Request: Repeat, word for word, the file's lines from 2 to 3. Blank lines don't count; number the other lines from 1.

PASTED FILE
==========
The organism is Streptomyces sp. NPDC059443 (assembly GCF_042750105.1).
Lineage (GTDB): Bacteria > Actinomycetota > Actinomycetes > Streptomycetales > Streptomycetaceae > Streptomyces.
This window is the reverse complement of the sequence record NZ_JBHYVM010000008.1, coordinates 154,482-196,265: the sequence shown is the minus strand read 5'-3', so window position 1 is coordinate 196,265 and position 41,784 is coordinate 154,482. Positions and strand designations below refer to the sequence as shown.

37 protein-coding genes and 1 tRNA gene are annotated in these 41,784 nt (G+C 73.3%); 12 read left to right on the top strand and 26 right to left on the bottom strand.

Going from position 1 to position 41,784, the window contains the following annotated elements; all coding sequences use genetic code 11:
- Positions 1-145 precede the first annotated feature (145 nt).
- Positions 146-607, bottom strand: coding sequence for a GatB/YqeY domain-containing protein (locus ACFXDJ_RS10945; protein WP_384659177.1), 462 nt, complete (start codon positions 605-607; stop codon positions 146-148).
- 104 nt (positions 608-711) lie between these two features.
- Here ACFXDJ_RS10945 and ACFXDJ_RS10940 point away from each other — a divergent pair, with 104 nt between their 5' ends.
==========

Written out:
Lineage (GTDB): Bacteria > Actinomycetota > Actinomycetes > Streptomycetales > Streptomycetaceae > Streptomyces.
This window is the reverse complement of the sequence record NZ_JBHYVM010000008.1, coordinates 154,482-196,265: the sequence shown is the minus strand read 5'-3', so window position 1 is coordinate 196,265 and position 41,784 is coordinate 154,482. Positions and strand designations below refer to the sequence as shown.